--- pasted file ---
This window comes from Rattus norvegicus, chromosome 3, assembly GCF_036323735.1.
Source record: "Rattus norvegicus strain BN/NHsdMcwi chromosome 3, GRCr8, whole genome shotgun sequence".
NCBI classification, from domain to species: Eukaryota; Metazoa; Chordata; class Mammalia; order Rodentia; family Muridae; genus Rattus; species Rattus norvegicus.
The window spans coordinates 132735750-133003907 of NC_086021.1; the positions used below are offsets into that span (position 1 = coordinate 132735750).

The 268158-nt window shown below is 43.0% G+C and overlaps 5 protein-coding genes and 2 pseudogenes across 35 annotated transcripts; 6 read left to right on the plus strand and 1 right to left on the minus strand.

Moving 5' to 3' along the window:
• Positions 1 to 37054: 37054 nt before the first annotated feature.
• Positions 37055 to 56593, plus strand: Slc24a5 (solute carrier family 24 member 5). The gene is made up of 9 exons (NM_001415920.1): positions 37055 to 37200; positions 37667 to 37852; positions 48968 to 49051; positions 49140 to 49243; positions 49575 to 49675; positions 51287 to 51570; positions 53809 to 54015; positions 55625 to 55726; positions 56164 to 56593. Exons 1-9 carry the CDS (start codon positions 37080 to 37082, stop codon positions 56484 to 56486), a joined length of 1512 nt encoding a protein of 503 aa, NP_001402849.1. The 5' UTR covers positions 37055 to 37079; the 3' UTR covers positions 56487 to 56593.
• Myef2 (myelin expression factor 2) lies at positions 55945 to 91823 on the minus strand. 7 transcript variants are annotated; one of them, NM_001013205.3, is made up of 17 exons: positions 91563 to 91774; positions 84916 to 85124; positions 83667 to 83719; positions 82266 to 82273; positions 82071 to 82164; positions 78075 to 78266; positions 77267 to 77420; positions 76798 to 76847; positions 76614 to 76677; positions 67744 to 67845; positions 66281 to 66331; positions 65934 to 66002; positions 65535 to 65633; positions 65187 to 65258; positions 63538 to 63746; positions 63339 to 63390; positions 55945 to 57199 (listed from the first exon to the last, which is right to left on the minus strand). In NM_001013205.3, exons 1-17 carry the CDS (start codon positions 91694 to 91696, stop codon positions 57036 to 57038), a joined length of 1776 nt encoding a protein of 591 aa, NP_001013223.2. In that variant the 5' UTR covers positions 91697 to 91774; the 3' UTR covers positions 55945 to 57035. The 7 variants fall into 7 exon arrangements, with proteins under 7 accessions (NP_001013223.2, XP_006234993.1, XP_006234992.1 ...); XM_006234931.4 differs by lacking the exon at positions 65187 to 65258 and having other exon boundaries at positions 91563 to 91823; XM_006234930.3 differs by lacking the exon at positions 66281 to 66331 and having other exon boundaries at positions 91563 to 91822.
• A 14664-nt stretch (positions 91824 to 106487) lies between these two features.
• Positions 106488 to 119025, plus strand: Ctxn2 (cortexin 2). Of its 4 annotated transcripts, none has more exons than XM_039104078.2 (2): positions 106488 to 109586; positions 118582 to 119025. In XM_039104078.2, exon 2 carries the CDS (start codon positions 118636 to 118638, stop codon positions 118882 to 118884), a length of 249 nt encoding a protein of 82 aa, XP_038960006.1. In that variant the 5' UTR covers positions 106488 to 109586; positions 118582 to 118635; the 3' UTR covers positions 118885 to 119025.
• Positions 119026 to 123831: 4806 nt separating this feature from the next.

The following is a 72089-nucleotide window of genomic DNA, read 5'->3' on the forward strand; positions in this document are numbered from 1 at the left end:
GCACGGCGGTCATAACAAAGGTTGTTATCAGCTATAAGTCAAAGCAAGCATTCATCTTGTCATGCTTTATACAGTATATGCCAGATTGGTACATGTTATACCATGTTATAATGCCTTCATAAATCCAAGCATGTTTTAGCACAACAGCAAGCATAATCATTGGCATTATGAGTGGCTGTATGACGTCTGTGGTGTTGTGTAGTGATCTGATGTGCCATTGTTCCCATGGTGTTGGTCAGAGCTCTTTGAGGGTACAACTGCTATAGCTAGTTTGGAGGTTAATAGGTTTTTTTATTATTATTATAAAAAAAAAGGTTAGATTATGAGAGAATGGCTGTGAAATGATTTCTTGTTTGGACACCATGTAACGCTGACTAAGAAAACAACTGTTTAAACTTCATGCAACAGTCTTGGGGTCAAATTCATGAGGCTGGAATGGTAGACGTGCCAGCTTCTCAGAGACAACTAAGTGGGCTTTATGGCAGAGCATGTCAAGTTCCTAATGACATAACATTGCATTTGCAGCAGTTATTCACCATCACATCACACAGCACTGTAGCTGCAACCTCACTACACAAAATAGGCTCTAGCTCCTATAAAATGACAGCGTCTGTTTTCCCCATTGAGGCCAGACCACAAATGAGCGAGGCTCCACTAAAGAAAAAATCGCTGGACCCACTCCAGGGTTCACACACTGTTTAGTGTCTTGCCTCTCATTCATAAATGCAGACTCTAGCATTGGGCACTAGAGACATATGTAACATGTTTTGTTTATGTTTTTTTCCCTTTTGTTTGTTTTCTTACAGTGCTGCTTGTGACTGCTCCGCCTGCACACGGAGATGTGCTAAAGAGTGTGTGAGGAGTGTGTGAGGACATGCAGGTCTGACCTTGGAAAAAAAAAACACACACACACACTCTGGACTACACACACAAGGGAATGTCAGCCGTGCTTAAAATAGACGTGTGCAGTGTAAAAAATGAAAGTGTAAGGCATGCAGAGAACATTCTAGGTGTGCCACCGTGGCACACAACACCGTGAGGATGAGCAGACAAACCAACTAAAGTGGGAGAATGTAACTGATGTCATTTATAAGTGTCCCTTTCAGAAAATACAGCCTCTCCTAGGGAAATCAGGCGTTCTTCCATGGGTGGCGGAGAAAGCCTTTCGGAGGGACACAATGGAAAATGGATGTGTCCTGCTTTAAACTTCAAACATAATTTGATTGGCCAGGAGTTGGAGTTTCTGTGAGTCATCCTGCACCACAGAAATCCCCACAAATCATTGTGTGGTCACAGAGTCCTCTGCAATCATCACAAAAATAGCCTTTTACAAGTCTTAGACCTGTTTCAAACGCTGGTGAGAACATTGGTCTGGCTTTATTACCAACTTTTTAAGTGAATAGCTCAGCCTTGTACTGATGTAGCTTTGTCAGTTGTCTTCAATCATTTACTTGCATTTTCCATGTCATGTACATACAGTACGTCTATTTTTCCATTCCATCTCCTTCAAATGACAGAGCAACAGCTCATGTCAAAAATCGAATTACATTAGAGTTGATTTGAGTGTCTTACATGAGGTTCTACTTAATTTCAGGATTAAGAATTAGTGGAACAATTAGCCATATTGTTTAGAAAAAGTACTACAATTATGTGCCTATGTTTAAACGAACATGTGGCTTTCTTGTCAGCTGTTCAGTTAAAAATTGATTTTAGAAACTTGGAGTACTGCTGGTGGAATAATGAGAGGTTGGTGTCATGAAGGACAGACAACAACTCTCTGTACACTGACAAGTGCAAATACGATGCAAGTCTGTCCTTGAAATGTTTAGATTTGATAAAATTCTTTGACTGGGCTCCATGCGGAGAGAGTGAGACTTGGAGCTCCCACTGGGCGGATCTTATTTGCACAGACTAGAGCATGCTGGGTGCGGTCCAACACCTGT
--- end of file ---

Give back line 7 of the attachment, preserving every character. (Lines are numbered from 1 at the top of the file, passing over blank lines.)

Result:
• Positions 1 to 37054: 37054 nt before the first annotated feature.